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Recreating a Life September 30, 2007

Posted by Amy in Uncategorized.

It’s been kind of a hard semester so far, and now I’m scrambling to figure out how to make life go a little more smoothly. Summer was full of kids and travel and moments of sibling rivalry which left me wondering if we’d make it through to September, and I think I went into this fall needing a break already. (Next summer? The city-run daycamp at the local park is where H and J will be for a few hours each day. We all need some respite from each other sometimes.)

Anyway, coming into the academic year feeling frayed around the edges has meant I’m doing some refiguring. What can I drop? How can I make up for lost income if I drop something that pays? And so on. More than anything, how can I have the time and energy I need to supervise homework with three kids without losing patience and keep the house semi-together and food in the fridge when the amount of food eaten daily is kind of amazing now that H and V especially are clearly GROWING boys while still doing my paid work well? And then there are lunches and laundry and so on…

I think part of what’s got me down right now is 1) teaching freshmen for the first time in a year–hard to come back from teaching children’s lit and older, mature students and have to start thinking like a newbie. All kinds of basics, like cell phone etiquette and getting rid of the seat-time mindset are needed, and I’m doing my best, but it’s definitely a bit more of a drag than usual. Three of my four classes are freshmen, so I’m spending most of my work week in that world. Large class sizes–five more students per section than when I first started teaching–suck, too. 2) Watching baby nephew once a week is wonderful, but it makes me want to slow down to watch him more, as his dad did for us when our kids were babies. So I’m feeling torn.

However. My kids all have teachers they’re learning a lot from, teachers we’re thrilled to know are passionate about teaching, and school has been relatively smooth going for all three of them so far. The weather is beautifully cool and colorful right now; my hydrangea is producing all sorts of last-minute blooms, the pink roses are consistently colorful, and the magnolia tree is blooming like mad. And the mysterious shrub next door is perfuming the air as it does each fall–our neighbor says she came across one of these plants in China and knew she had to have one. So glad she does!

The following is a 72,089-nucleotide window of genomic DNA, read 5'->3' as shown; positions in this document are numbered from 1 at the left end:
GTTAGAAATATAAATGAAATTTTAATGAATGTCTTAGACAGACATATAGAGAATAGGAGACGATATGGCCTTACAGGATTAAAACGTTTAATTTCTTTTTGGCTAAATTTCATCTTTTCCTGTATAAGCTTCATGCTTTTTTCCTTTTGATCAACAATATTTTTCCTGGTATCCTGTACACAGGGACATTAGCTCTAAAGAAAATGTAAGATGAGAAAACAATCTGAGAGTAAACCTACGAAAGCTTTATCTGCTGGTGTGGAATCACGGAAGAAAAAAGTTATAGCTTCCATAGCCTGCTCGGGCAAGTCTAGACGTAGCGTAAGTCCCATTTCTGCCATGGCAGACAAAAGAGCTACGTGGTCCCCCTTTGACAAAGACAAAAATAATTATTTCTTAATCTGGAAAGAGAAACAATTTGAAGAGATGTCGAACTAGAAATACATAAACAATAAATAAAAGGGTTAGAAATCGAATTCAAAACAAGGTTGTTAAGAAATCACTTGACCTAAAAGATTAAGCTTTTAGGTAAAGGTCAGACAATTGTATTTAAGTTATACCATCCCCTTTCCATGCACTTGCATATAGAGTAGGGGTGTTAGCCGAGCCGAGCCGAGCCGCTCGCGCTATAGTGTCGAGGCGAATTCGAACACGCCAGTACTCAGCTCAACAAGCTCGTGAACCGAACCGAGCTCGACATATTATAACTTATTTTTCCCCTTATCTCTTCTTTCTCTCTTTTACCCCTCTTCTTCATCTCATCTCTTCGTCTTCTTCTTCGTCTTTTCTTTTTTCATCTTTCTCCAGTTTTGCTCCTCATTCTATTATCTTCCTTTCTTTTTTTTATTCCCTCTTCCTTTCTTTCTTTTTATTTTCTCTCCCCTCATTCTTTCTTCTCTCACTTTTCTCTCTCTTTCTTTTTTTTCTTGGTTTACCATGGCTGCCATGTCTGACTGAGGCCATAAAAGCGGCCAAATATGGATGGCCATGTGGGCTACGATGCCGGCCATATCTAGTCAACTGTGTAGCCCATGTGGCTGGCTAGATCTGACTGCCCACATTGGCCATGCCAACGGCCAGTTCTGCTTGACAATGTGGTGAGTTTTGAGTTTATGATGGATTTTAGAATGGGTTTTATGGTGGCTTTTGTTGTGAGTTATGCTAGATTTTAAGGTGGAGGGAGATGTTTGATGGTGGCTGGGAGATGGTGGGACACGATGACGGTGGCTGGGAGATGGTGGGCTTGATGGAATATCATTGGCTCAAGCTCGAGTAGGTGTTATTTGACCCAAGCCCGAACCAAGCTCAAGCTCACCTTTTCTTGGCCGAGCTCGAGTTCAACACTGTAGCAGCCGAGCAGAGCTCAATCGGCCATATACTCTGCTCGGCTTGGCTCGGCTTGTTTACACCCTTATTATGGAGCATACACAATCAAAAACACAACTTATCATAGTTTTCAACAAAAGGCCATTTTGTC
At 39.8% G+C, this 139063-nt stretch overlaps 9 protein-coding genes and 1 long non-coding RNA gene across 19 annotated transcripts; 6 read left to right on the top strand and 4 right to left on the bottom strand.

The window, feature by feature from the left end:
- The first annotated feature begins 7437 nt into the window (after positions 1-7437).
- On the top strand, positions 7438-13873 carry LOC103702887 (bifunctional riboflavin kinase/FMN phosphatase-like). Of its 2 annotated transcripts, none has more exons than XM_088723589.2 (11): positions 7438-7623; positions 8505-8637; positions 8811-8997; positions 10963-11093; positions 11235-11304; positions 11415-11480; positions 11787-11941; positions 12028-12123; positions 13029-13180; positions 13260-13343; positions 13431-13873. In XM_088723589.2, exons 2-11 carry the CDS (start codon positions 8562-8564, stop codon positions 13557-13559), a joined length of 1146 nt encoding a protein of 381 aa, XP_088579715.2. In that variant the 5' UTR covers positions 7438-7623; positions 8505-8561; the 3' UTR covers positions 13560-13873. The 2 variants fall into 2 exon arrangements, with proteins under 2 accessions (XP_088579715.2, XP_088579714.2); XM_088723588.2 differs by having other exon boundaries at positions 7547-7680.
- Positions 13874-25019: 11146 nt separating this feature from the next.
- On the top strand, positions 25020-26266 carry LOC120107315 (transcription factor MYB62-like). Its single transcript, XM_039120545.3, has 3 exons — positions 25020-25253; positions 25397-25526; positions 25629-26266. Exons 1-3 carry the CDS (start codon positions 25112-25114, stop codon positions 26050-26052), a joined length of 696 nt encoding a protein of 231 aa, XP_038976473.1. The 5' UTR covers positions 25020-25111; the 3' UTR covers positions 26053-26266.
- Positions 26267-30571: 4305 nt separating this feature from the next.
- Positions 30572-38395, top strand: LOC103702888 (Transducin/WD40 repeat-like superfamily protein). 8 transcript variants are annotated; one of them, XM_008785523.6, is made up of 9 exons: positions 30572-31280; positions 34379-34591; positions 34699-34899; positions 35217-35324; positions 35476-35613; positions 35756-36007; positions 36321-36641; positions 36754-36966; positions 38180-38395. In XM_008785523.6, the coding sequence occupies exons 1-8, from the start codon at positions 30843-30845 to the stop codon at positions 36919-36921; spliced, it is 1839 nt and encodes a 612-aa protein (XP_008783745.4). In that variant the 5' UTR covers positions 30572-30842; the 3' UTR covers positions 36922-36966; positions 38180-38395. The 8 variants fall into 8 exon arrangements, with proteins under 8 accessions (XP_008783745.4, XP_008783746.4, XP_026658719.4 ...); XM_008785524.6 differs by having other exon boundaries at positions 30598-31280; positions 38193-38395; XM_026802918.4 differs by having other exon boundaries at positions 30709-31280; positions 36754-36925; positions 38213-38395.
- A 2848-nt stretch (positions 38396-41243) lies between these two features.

Getting Older Without a Role Model September 25, 2007

Posted by Amy in Uncategorized.
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I watched the movie Away From Me last night, and I realized, watching it, how rarely we see older people on screen just living their lives–without plastic surgery or major makeup or hair dye. Julie Christie stars in it, and she’s as beautiful now, with snowy hair and a deeply-lined face, as ever.

I’m 36. My body is the body of a woman who has carried two babies to full-term and spent a full year in the first trimester of back-to-back pregnancies (the first ended in a miscarriage). It’s the body of a woman who spent six years breastfeeding.

It’s the body of a reader, of someone who thinks exercise is a brisk walk. It’s also the body of a woman who reached my full height and current bra size at age 12.

I’ve been finding gray hairs lately, and the crow’s feet I had at 20, due to fair skin, sun exposure, and a dislike (which I’ve overcome) of sunglasses, are more and more apparent. I get “ma’am” from the grocery store clerks on a regular basis, and my eighteen-year-old students don’t need to be convinced, as they did when I started teaching at 23, that I’m an adult.

And mostly, I love this. For years, I’ve gazed at silver-haired women at Trader Joe’s, looking forward to the day when I would join their ranks. (Side note: Why is it only Trader Joe’s where I see older women I’d like to look like someday? Never at Savemart or Target.)

But I’m a little lost right now. I’ve had moments of feeling invisible. I’m not used to it–it happened without my noticing. I had to get used to visual attention in the sixth grade, when I was wearing a DD bra and had long blond hair. I was just a kid, but I suddenly received the attention of teens and adults. I hated it for a long time, and then I got used to it.

Then I had kids, and any attention paid to me in public tended to be aimed at my children. This was mostly wonderful, as I’m shy, and having children seemed to provide this bridge to conversation with all kinds of people.

But now my children are all in school, and the person I see in the mirror is plumper, with shorter, darker hair and a few more lines. It’s taking some getting used to, and it surprises me that this is so. I wonder if my lack of role models plays a part; after all, both my mother and grandmother have had multiple plastic surgeries, from breast augmentation after motherhood to facelifts and eye work. My mother is 22 years older than me, but right now, she and I look like we’re close to the same age. My grandmother is 80 and looks 60, maybe. Neither have gray hair. I love them, and I know some of the complex reasons why they have spent so much time and money on looking young. I don’t envy them the experiences and emotions behind those surgeries and hair appointment. But I just want someone to look up to, you know? Someone to show me how to grow older honestly and gracefully.